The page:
Healthcare stands out due to the majority of breaches being associated with
internal actors. Denial of Service attacks are infrequent, but availability
issues arise in the form of ransomware.
466 incidents, 304 with confirmed data disclosure
Top 3 patterns
Miscellaneous Errors, Privilege Misuse and Web Applications represent
81% of incidents within Healthcare
Internal (59%), External (42%), Partner (4%) and Multiple parties (3%) (breaches)
Financial (83%), Fun (6%), Convenience (3%), Grudge (3%), and
Espionage (2%) (breaches)
Medical (72%), Personal (34%), Credentials (25%) (breaches)
The doctor can’t see you now (that you work for them)
Most people do not enjoy going to the hospital, but once it becomes unavoidable we all need to believe fervently that the good women and men who are providing us care are just this side of perfect. Spoiler alert: they are not. Healthcare is not only fast paced and stressful, it is also a heavily-regulated industry. Those who work in this vertical need to do things right, do things fast, and remain in compliance with legislation such as HIPAA and HITECH (in the US). That in itself is a pretty tall order, but when one combines that with the fact that the most common threat actors in this industry are internal to the organization, it can paint a rather challenging picture. With internal actors, the main problem is that they have already been granted access to your systems in order to do their jobs. One of the top pairings in Table 5 between actions and assets for Healthcare was privilege abuse (by internal actors) against databases. Effectively monitoring and flagging unusual and/or inappropriate access to data that is not necessary for valid business use or required for patient care is a matter of real concern for this vertical. Across all industries, internal actor breaches have been more difficult to detect, more often taking years to detect than do those breaches involving external actors.
- 2019 DBIR
- DBIR: A couple of tidbits
- Read the 2019 DBIR Introduction Online
- DBIR: Summary of findings
- Results and analysis
- Unbroken Chains
- Incident Classification Patterns and Subsets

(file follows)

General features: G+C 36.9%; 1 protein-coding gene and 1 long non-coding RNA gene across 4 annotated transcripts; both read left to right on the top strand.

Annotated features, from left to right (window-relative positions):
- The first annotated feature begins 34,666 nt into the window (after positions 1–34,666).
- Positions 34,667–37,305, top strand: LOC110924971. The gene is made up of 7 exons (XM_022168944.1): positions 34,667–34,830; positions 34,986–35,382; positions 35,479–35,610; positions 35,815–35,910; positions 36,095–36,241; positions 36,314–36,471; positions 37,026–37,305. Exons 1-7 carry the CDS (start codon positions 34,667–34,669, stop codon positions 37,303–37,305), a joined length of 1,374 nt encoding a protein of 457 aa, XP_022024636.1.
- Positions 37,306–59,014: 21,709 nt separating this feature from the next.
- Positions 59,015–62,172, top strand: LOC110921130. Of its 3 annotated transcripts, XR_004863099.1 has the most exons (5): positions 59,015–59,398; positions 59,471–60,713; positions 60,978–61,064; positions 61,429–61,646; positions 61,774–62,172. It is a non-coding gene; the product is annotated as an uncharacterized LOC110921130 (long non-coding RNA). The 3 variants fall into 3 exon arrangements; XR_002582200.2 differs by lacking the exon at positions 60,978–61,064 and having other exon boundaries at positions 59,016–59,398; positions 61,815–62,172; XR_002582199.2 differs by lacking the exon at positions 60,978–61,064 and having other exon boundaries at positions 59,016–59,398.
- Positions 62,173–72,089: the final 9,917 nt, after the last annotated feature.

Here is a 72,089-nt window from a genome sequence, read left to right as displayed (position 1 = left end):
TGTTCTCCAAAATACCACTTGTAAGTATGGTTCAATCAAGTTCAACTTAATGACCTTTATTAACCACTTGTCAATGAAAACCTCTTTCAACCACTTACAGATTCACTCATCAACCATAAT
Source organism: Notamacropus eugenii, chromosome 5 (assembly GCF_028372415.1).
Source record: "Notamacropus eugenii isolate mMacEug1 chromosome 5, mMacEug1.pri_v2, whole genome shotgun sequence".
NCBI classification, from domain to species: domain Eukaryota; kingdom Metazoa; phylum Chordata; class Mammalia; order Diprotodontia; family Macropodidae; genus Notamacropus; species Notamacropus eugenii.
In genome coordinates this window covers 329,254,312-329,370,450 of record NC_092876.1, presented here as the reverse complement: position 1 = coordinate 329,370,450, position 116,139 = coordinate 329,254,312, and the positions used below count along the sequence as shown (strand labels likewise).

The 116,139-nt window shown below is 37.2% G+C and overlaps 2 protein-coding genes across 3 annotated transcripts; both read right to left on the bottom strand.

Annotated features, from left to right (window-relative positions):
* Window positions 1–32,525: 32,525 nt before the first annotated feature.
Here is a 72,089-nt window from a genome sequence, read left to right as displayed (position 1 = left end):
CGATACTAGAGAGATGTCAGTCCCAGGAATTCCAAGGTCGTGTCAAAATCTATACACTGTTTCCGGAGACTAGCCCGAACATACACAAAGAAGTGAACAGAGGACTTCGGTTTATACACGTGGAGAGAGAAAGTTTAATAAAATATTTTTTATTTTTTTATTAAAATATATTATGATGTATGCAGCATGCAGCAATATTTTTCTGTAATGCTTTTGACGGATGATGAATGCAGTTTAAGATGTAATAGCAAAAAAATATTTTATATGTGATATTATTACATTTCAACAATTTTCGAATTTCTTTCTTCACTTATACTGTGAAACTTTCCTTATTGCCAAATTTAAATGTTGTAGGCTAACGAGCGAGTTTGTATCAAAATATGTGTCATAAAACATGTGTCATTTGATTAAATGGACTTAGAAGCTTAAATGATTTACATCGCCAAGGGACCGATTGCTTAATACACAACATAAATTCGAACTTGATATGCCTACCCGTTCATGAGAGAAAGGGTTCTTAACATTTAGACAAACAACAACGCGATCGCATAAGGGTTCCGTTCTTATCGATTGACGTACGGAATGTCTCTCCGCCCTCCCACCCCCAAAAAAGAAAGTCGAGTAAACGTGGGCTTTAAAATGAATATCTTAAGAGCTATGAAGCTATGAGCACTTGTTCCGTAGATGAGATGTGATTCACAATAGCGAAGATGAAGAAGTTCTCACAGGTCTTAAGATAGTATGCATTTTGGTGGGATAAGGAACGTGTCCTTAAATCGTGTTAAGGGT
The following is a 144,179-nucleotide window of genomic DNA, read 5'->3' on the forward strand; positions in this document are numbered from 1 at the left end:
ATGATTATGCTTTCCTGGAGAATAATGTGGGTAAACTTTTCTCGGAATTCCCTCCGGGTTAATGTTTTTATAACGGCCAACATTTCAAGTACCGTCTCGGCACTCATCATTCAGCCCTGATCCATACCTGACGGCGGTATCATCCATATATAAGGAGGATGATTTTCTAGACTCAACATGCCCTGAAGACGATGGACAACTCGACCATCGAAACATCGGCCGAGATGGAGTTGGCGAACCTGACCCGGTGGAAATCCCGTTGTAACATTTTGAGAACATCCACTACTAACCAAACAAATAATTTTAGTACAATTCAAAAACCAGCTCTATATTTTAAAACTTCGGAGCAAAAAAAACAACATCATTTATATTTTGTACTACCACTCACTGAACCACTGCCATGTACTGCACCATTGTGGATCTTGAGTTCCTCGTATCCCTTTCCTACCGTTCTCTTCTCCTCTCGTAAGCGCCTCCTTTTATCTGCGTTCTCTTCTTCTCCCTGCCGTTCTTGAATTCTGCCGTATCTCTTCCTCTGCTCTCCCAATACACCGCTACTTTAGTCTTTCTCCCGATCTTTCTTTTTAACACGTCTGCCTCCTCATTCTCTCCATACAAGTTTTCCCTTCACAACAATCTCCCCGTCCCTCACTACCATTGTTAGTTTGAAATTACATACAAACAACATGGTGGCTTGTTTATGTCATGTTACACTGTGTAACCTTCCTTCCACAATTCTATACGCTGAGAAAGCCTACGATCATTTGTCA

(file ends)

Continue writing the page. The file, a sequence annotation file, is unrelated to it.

- Data breaches: extended version
- Victim demographics and industry analysis
- Accommodation and Food Services
- Educational Services
- Financial and Insurance
- Professional, Technical and Scientific Services
- Public Administration
- Wrap up
- Appendices (PDF)
Mailing it in
The Healthcare industry has a multifaceted problem with mail, in both electronic and printed form. The industry is not immune to the same illnesses we see in other verticals such as the very common scenario of phishing emails sent to dupe users into clicking and entering their email credentials on a phony site. The freshly stolen login information is then used to access the user’s cloud-based mail account, and any patient data that is chilling in the Inbox, or Sent Items, or other folder for that matter is considered compromised – and its disclosure time.
Misdelivery, sending data to the wrong recipient, is another common threat action variety that plagues the Healthcare industry. It is the most common error type that leads to data breaches as shown in Figure 51. As seen in Table 5 above, documents are a commonly compromised asset. This could be due to errors in mailing paperwork to the patient’s home address or by issuance of discharge papers or other medical records to the wrong recipient.
Most ransomware incidents are not defined as breaches in this study due to their lack of the required confirmation of data loss. Unfortunately for them, Healthcare organizations are required to disclose ransomware attacks as though they were confirmed breaches due to U.S. regulatory requirements. This compulsory action will influence the number of ransomware incidents associated with the Healthcare sector. Acknowledging the bias, this is the second straight year that ransomware incidents were over 70 percent of all malware outbreaks in this vertical.
Things to consider
Know where your major data stores are, limit necessary access, and track all access attempts. Start with monitoring the users who have a lot of access that might not be necessary to perform their jobs, and make a goal of finding any unnecessary lookups.
Snitches don’t get stitches
Work on improving phishing reporting to more quickly respond to early clickers and prevent late clickers. Think about reward-based motivation if you can—you catch more flies with honey. And you can catch phish with flies. Coincidence?
Know which processes deliver, publish or dispose of personal or medical information and ensure they include checks so that one mistake doesn’t equate to one breach.
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